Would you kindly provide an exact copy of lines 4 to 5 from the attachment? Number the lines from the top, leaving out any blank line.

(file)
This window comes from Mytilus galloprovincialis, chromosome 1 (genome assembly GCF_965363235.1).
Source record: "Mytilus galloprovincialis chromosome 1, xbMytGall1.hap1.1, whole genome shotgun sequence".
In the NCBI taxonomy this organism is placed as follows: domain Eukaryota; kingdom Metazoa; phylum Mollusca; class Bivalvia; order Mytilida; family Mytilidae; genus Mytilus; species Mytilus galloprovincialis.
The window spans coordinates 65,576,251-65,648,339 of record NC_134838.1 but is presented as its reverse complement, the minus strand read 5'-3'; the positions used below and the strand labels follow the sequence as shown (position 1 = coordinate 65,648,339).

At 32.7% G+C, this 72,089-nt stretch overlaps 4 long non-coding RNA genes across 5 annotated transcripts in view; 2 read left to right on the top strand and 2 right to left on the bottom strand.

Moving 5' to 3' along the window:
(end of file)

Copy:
The window spans coordinates 65,576,251-65,648,339 of record NC_134838.1 but is presented as its reverse complement, the minus strand read 5'-3'; the positions used below and the strand labels follow the sequence as shown (position 1 = coordinate 65,648,339).

At 32.7% G+C, this 72,089-nt stretch overlaps 4 long non-coding RNA genes across 5 annotated transcripts in view; 2 read left to right on the top strand and 2 right to left on the bottom strand.